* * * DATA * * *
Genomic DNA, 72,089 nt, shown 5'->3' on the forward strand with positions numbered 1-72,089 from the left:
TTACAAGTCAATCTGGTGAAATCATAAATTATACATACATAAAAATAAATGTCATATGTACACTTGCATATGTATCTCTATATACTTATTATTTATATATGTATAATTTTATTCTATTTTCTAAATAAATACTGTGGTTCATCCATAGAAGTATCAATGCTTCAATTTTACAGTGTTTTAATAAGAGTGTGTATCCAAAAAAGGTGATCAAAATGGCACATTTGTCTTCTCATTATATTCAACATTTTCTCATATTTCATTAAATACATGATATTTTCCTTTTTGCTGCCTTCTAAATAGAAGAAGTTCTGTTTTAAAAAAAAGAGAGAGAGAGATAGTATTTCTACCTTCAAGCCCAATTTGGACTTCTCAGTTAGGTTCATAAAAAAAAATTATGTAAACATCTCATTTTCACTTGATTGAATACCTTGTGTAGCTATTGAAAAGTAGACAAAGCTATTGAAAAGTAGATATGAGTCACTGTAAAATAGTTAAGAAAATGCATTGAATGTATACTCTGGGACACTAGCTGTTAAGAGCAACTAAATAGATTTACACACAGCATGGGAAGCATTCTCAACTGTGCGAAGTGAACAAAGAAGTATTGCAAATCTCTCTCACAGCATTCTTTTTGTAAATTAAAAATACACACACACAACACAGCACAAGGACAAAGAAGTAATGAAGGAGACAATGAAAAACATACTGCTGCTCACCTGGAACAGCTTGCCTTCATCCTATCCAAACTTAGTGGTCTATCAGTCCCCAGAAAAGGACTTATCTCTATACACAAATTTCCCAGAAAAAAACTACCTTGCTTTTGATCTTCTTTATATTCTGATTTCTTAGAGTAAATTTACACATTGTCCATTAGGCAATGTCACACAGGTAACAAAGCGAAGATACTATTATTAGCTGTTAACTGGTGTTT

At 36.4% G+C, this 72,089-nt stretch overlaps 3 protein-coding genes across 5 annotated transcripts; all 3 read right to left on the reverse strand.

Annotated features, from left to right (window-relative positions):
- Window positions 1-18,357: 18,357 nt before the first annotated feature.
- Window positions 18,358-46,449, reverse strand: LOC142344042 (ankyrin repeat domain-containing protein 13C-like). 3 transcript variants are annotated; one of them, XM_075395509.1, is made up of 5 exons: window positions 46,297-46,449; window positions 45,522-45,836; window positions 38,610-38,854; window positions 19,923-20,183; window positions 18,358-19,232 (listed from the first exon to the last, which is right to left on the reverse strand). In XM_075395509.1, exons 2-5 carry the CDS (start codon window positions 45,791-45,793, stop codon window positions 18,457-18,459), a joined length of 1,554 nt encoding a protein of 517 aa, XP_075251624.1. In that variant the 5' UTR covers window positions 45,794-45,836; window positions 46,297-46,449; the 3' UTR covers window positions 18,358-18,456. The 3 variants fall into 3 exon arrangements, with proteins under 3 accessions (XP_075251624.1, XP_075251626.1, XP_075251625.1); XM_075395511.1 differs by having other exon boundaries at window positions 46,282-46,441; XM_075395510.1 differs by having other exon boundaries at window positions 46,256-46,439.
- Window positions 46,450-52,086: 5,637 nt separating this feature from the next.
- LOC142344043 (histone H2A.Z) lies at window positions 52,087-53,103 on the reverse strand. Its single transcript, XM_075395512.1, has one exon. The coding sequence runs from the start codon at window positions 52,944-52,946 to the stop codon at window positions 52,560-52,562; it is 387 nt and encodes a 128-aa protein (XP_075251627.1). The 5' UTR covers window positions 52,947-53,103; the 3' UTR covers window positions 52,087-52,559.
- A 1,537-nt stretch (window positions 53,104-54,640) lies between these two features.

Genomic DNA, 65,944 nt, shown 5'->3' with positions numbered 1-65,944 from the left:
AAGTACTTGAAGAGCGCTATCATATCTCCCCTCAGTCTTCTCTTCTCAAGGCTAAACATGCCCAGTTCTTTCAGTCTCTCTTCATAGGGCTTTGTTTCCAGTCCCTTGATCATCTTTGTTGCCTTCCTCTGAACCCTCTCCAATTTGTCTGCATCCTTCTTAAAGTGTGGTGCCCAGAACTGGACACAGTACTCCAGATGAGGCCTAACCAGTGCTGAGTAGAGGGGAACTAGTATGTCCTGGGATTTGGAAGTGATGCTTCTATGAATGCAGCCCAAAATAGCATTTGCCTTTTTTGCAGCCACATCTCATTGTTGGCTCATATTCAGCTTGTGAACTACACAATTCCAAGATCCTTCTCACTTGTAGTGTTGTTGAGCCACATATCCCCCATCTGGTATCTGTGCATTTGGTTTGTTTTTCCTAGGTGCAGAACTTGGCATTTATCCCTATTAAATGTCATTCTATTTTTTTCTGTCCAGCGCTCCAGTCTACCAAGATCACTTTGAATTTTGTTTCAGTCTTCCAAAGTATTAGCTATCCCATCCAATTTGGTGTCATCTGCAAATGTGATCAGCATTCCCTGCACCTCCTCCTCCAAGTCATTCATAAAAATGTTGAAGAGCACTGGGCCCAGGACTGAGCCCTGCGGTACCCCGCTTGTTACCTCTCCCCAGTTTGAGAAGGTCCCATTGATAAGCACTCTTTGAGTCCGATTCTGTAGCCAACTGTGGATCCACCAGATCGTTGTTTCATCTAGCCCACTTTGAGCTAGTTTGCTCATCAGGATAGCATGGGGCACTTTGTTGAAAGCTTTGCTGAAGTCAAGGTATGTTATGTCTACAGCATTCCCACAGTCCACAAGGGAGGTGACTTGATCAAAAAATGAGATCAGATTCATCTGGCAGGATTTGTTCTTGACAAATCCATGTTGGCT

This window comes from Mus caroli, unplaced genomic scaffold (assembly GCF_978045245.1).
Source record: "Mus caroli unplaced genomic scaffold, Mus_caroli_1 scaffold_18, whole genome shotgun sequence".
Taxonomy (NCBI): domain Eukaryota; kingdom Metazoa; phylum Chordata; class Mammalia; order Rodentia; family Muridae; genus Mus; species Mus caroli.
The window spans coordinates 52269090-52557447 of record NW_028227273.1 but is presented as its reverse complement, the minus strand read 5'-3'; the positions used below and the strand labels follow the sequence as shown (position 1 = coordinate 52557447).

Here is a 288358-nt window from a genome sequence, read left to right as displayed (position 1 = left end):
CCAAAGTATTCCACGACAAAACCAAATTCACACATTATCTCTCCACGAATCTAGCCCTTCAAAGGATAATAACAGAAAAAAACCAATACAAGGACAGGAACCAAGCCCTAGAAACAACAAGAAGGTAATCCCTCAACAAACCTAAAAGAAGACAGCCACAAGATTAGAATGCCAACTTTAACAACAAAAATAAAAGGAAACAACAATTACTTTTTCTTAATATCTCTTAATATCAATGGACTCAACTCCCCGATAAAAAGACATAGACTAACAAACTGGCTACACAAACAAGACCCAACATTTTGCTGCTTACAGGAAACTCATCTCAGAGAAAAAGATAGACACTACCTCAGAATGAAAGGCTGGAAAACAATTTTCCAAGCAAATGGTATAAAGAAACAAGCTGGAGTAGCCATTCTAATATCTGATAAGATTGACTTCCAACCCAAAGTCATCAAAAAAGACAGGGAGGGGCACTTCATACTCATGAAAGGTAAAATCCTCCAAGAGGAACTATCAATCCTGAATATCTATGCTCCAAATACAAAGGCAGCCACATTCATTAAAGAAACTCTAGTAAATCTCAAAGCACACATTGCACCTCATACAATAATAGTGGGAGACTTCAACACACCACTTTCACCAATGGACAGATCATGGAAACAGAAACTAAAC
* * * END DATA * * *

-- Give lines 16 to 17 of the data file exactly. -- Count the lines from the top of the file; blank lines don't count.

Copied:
Here is a 288358-nt window from a genome sequence, read left to right as displayed (position 1 = left end):
CCAAAGTATTCCACGACAAAACCAAATTCACACATTATCTCTCCACGAATCTAGCCCTTCAAAGGATAATAACAGAAAAAAACCAATACAAGGACAGGAACCAAGCCCTAGAAACAACAAGAAGGTAATCCCTCAACAAACCTAAAAGAAGACAGCCACAAGATTAGAATGCCAACTTTAACAACAAAAATAAAAGGAAACAACAATTACTTTTTCTTAATATCTCTTAATATCAATGGACTCAACTCCCCGATAAAAAGACATAGACTAACAAACTGGCTACACAAACAAGACCCAACATTTTGCTGCTTACAGGAAACTCATCTCAGAGAAAAAGATAGACACTACCTCAGAATGAAAGGCTGGAAAACAATTTTCCAAGCAAATGGTATAAAGAAACAAGCTGGAGTAGCCATTCTAATATCTGATAAGATTGACTTCCAACCCAAAGTCATCAAAAAAGACAGGGAGGGGCACTTCATACTCATGAAAGGTAAAATCCTCCAAGAGGAACTATCAATCCTGAATATCTATGCTCCAAATACAAAGGCAGCCACATTCATTAAAGAAACTCTAGTAAATCTCAAAGCACACATTGCACCTCATACAATAATAGTGGGAGACTTCAACACACCACTTTCACCAATGGACAGATCATGGAAACAGAAACTAAAC